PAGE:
How John Mulaney Got Jake Gyllenhaal for 'Sack Lunch Bunch' (Video)

From wanting “Harry Belafonte in 1961” to the “Donnie Darko” actor in one surprising leap

Jake Gyllenhaal was sold on making a cameo appearance in John Mulaney’s Netflix comedy special from the minute he read the script, and the comedian’s openness to giving him free rein on the wacky character sealed the deal.

The comedian told the story of how he cast the “Donnie Darko” star in the role of the kooky, xylophone-suit-wearing Mr. Music in “John Mulaney and the Sack Lunch Bunch” during an appearance on “The Tonight Show ” Thursday.

“Someone sent him the script of this character called Mr. Music, and Mr. Music is trying to teach the kids that you can make music anywhere, but everything he tries, he can’t make a sound,” Mulaney told host Jimmy Fallon, who was uncontrollably giggly, as usual.

The song was written with a Calypso seat, so when Netflix asked who Mulaney wanted to play the character, his immediate response was, “Ideally, Harry Belafonte in 1961.”

“And they were like, ‘Please, work with us,” Mulaney joked. “And we all look at each other and go, ‘Jake Gyllenhaal would be the best Mr. Music.’”

Mulaney said he knew Gyllenhaal was the one because of the way he sang “And I Am Telling You I’m Not Going” from the movie musical “Dreamgirls” during his opening monologue when he hosted “SNL” in 2006.

“It’s more good than you want it to be. So we said, ‘That guy’s nuts,’” Mulaney joked. And Gyllenhaal was interested in the part from the beginning.

“He called me, and he’s like, ‘Hey, I really like Mr. Music.’ And I was like ‘Whoa, thank you,’” Mulaney recalled, doing his best impression of a swoony-teenager on the phone with a movie star.

“He said, ‘How do you want me to play him?’ And I said, ‘Honestly, Mr. Gyllenhaal, we want you to make any choice that you want. And he went, ‘Oh, OK.’ He knew that meant to go big.”

Watch Mulaney telling the story – and a glimpse of Gyllenhaal’s performance – in the video above.

Longest Running TV Shows Still on Air in the US, From 'General Hospital' to 'The Simpsons' (Photos)

  • Here are the longest running TV shows still airing in the U.S. — not counting news and sports programming.

  • “General Hospital” 

    Series debut: April 1, 1963 

    The ABC daytime soap opera started as a half-hour show but it’s been an hour-long staple since 1978.

  • “Days of Our Lives”

    Series debut: Nov. 8, 1965 

    The NBC soap also spent its first decade as a half-hour show and has churned out decades’ worth of domestic drama.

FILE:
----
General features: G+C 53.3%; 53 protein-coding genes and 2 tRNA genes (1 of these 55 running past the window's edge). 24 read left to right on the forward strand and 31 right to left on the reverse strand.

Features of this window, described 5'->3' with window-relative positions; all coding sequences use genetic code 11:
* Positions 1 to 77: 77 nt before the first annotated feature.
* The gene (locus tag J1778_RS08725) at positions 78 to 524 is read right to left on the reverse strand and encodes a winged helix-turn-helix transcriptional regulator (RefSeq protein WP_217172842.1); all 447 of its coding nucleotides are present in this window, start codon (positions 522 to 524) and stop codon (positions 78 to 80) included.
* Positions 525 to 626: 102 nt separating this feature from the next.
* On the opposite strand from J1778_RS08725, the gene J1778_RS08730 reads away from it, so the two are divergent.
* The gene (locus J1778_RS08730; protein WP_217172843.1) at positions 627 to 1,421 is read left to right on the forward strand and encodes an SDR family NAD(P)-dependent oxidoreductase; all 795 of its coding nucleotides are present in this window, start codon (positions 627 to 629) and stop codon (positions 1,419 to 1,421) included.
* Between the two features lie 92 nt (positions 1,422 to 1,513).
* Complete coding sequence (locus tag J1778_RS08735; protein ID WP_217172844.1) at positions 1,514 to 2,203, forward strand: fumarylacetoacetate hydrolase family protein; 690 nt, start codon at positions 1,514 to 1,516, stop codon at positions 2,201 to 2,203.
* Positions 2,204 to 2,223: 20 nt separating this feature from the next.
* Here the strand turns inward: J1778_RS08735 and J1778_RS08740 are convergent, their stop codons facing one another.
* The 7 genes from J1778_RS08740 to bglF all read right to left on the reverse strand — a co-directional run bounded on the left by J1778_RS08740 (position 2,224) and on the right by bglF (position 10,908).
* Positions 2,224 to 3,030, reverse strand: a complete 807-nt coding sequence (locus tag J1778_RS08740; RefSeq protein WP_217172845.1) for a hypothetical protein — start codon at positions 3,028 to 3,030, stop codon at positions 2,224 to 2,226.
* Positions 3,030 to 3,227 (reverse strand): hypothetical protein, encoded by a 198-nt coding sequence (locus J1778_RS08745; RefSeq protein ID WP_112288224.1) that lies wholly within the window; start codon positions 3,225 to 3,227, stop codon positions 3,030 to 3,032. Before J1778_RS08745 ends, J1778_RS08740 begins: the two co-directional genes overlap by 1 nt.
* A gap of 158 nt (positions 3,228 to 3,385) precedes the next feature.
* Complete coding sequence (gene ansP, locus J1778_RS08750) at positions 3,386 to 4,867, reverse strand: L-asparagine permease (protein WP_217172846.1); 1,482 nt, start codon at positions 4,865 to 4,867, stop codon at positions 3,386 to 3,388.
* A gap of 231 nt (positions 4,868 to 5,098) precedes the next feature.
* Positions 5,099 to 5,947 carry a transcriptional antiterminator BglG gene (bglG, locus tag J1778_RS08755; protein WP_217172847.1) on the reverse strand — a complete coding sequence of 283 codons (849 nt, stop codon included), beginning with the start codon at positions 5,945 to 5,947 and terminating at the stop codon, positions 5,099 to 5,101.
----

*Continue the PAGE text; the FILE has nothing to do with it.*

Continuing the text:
• “Sesame Street” 

    Series debut: Nov. 10, 1969 

    The children’s series, first launched on PBS with its mix of short segments and furry Muppets, has been broadcast in more than 120 countries.

  • “Masterpiece Theatre” 

    Series debut: January 10, 1971 

    PBS’ long-running anthology, many adaptations of classic novels, has gone through multiple hosts over the years — from Alastair Cooke to Russell Baker to Laura Linney.

  • “The Price Is Right” 

    Series debut: Sept. 4, 1972 

    Technically, this game show debuted in 1956 and ran for nine years on both NBC and ABC. But the 1972 relaunch, hosted by Bob Barker, has become a daytime mainstay with contestants playing guessing games about the cost of merchandise.


  • “The Young and the Restless” 

    Series debut: March 26, 1973 

    The soap opera joined the CBS daytime lineup in 1973 — and wound up outlasting the network’s “As the World Turns” which ended its 54-year run in 2010.

  • “Saturday Night Live” 

    Series debut: October 11, 1975 

    Lorne Michaels’ weekly sketch comedy series has launched the careers of countless stars over five decades.

  • “Wheel of Fortune” 

    Series debut: January 6, 1975 

    The TV version of Hangman started on NBC with host Chuck Woolery; Pat Sajak took over as host in 1981 and stayed with the show when it became syndicated two years later. 

  • “Jeopardy!” 

    Series debut: September 10, 1984 

    The syndicated quiz show first aired as a daytime show in 1964. The current syndicated evening version kicked off two decades later, with host Alex Trebek.

  • “The Bold and the Beautiful”

    Series debut: March 23, 1987 

    The CBS soap launched as a sister series to the Wisconsin-set “The Young and the Restless” despite its more glamorous L.A. locale.



  • “Cops” 

    Series debut: March 11, 1989 

    The docu-series ran on Fox for 24 years before jumping to Spike (and then the Paramount Network).

  • “The Simpsons” 

    Series debut: December 17, 1989 

    Matt Groening’s animated sitcom helped put the Fox network on the map — and it’s still going strong. Ay, caramba!



  • “America’s Funniest Home Videos” 

    Series debut: November 26, 1989 

    The collection of wacky clips has survived three decades on ABC.

  • “Power Rangers” 

    Series debut: August 28, 1993 

    The campy and colorful live-action superhero series for kids has jumped among a half-dozen networks over the years, and it’s spawned a series of big-screen adaptations.

  • “South Park” 

    Series debut: Aug. 13, 1997 

    Trey Parker and Matt Stone’s lo-fi animated satire has followed the adventures of Colorado fourth graders Stan, Kyle, Kenny and Cartman through countless topical controversies on Comedy Central.

  • “Law & Order: Special Victims Unit” 

    Series debut: Sept. 20, 1999  

    The spinoff of Dick Wolf’s original cop-legal drama, starring Mariska Hargitay as a detective (and later commander) on an NYPD unit handling sex crimes, has now outlasted its long-running predecessor.

Yes, we’re only counting entertainment shows — not news and sports programming

Here are the longest running TV shows still airing in the U.S. — not counting news and sports programming.

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